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Manufacturing’s control shift

A new generation of process-control technology combines power and simplicity, opening new horizons for manufacturers.
Ken Somers

Brings a wealth of operational expertise to help clients from manufacturing industries increase their yields and energy efficiency

From ice-cream manufacture to steel making, automated control is a fundamental part of industrial processes. Control technology has been around since the industrial revolution, when centrifugal governors were used to regulate the speed of steam engines. But it was the advent of electrical, electronic, and computerized control technologies over the course of the 20th century that defined the field as we know it today. During that time, three major generations of control technology have evolved. Today, the emergence of an entirely new approach could transform the way companies control their assets.

Control 1.0: Making a difference with differentials

The first modern, flexible control technology was the programmable logic controller (PLC). Working on the proportional-integral-differential (PID) principle, a basic PLC monitors a single value, say the temperature of a freezer or a furnace, and compare that to a target setting for the machine. Depending on magnitude of the error, its duration and its rate of change, the PID controller output steers the machine, for example by adjusting a valve or changing the power flowing to a heating element or motor.

The earliest PLCs were extraordinarily simple devices by modern standards, but they could do some remarkable things. The PID control principle meant control engineers didn’t need to fully understand the complexities of the process under their care; with just three parameters to adjust, they could often achieve good performance with a little careful tuning. Using more elaborate configurations, such as cascaded control systems in which one PID controller generates the target value for another to meet, these systems could run quite complex processes. They are still widely used today.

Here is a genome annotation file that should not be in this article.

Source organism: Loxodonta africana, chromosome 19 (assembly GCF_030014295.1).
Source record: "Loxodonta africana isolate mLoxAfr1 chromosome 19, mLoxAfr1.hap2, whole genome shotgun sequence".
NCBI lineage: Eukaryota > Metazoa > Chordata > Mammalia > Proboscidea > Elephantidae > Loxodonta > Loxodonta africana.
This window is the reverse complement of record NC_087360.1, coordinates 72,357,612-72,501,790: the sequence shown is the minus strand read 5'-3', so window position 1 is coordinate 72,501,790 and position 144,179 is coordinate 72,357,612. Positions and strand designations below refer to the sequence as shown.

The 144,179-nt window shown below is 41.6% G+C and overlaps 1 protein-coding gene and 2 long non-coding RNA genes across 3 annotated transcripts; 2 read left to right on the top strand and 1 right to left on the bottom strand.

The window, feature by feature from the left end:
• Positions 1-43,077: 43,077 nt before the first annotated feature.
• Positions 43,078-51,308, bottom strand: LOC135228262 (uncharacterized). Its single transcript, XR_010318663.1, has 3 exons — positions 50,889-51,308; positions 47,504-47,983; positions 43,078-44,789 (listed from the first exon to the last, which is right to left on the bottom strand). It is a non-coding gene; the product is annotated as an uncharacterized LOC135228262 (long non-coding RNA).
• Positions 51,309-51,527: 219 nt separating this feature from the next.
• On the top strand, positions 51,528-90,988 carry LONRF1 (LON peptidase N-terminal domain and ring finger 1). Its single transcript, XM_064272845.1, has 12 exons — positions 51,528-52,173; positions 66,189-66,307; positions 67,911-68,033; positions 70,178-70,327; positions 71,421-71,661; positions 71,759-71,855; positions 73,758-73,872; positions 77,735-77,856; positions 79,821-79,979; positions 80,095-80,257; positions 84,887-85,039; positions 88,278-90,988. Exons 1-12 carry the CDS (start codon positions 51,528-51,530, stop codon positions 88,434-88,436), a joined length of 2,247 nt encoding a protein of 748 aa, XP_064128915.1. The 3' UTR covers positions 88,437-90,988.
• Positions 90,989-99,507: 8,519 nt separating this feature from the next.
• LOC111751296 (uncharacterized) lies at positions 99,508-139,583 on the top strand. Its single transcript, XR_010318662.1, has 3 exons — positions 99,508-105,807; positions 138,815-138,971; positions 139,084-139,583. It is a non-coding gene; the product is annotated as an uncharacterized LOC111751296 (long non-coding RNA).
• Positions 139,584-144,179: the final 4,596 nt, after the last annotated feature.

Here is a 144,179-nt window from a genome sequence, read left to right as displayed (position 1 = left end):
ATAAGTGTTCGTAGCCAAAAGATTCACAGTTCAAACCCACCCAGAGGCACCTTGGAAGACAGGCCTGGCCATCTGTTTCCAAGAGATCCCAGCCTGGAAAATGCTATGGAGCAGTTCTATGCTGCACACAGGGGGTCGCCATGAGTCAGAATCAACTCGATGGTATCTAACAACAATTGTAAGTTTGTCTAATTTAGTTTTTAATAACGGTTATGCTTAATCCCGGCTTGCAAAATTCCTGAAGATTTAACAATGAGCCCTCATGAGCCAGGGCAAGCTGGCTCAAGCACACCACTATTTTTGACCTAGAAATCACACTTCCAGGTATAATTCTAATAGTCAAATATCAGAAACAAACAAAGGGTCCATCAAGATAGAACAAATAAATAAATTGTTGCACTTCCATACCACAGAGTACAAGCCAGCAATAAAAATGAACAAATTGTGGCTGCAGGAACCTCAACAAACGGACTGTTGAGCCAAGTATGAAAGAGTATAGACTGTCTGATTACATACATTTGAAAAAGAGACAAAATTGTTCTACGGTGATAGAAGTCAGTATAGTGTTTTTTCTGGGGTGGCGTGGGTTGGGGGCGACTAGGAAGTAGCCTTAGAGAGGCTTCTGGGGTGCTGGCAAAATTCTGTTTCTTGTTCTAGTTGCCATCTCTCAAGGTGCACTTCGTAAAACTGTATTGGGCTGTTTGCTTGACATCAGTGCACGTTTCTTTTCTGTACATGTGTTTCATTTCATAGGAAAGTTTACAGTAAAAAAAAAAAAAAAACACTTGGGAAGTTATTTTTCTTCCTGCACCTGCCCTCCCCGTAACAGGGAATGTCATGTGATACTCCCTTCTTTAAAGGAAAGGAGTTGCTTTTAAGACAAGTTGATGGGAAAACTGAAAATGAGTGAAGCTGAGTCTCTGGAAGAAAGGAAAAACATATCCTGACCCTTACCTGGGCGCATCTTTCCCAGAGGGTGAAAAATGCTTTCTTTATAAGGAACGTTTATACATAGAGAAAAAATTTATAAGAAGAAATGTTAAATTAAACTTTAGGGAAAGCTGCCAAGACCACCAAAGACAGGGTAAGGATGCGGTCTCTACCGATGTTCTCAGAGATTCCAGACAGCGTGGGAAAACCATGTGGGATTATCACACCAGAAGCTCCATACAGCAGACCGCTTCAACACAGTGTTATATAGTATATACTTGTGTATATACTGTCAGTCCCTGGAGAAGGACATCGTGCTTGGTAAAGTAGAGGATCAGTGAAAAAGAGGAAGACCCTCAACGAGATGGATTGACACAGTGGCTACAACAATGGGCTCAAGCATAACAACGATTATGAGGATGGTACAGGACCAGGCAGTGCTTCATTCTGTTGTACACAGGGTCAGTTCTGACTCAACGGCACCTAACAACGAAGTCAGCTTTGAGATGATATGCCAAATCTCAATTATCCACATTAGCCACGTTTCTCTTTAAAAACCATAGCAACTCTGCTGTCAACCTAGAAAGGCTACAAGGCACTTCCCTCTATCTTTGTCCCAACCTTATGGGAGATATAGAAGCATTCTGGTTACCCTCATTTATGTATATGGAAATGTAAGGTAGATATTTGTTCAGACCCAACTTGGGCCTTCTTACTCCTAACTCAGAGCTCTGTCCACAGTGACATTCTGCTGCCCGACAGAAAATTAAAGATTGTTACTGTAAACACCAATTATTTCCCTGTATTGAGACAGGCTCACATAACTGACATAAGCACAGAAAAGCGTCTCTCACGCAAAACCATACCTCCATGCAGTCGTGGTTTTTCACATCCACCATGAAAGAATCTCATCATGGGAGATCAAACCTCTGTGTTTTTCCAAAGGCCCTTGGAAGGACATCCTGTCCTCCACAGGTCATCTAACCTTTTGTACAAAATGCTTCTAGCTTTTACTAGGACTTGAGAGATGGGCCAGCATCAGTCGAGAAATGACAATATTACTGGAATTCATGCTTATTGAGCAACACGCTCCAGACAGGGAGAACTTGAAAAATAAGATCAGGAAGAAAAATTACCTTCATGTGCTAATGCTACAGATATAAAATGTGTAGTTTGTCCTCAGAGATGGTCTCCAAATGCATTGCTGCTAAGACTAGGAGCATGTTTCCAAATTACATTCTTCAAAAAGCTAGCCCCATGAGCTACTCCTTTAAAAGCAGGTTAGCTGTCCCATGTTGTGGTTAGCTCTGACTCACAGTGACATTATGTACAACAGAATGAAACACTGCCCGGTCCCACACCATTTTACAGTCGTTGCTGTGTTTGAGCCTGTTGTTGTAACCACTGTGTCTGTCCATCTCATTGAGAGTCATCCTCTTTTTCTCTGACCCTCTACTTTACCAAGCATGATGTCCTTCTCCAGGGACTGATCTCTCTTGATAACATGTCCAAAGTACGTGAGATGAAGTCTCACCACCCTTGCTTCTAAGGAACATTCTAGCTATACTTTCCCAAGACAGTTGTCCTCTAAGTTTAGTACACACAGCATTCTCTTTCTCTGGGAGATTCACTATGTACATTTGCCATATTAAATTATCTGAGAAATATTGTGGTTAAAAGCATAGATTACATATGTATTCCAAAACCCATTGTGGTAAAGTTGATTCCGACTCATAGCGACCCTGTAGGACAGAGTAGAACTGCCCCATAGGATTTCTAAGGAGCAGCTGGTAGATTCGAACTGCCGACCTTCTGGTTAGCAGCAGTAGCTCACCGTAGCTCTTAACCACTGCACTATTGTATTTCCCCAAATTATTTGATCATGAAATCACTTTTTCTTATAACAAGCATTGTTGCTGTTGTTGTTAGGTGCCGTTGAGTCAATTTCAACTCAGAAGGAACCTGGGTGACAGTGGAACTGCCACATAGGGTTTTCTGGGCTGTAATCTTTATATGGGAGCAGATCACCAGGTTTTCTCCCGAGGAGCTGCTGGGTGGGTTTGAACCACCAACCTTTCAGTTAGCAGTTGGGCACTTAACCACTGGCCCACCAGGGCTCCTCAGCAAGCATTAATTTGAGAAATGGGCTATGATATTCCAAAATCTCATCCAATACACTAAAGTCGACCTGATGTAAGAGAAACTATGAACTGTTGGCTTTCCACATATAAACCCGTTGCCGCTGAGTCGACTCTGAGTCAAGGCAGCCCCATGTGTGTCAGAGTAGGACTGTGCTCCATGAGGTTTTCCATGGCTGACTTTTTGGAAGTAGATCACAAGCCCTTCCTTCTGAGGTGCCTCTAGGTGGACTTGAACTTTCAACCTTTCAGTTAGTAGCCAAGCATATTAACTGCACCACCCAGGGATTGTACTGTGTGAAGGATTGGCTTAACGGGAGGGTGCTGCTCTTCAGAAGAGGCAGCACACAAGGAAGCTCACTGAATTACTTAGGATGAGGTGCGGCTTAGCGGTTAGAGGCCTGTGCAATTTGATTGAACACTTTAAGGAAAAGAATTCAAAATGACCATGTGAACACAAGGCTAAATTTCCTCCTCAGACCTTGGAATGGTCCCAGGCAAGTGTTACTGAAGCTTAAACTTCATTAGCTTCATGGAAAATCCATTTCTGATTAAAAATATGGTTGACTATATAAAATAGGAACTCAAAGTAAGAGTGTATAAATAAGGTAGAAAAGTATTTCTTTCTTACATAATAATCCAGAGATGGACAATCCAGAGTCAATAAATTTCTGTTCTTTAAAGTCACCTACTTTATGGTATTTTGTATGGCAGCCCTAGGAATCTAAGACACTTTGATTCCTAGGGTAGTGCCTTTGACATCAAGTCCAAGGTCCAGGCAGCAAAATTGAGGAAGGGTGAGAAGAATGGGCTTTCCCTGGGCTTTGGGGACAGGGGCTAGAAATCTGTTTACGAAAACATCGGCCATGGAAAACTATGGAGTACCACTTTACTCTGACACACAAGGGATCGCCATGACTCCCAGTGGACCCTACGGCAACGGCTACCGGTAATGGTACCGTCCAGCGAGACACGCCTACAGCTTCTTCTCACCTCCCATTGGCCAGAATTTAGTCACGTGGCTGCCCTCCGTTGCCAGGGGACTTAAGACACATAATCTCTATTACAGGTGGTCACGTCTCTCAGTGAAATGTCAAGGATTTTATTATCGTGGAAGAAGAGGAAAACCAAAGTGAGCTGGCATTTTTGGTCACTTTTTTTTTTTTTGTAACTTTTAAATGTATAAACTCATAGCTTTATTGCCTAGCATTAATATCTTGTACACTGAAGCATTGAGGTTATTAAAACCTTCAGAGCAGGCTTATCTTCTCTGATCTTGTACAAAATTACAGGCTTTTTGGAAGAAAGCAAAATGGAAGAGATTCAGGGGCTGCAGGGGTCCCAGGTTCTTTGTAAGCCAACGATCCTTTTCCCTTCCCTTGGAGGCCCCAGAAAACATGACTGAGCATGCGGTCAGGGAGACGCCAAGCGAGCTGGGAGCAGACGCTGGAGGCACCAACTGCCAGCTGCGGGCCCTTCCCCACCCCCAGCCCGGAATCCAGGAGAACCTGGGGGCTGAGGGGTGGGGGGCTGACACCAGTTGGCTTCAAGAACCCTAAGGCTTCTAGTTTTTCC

Control 2.0: Adding the power of the PC

The second major generation of control system emerged with the development of personal-computer technology in the 1980s and 1990s. The greater speed and power of these machines allowed engineers to build control systems where numerous inputs and outputs were managed by a single computer, and to connect multiple machines together into networks. These distributed control system (DCS) designs provided a host of benefits for operators, not least the availability of clearer, easier user interfaces and the power to change setpoints from a distance. Under the hood, however, DCS systems ran on the same basic principles as their PLC predecessors.

Control 3.0: Accommodating complexity with advanced process controls

Toward the end of the 20th century, the availability of more powerful computers led a small number of the most demanding users to take a third step in control technology. These users were typically in industries running operations of huge scale and complexity, such as oil refineries or steel plants. For such applications, even small relative improvements in control-system performance could be worth millions of dollars in additional output, and owners were prepared to make big investments to achieve them.

The approach they adopted replaced the simple principles of PID control with complex and sophisticated mathematical models. By combining theoretical physicochemical models with carefully selected and calibrated sensor data, these advanced process control (APC) systems attempt to determine the current state of the process and decide how it should be adjusted to deliver the desired operating conditions. APC systems work very well, but their high cost means that their use is still limited to a minority of applications, in industries where plants are big enough and similar enough to pay back the enormous development effort required to implement them.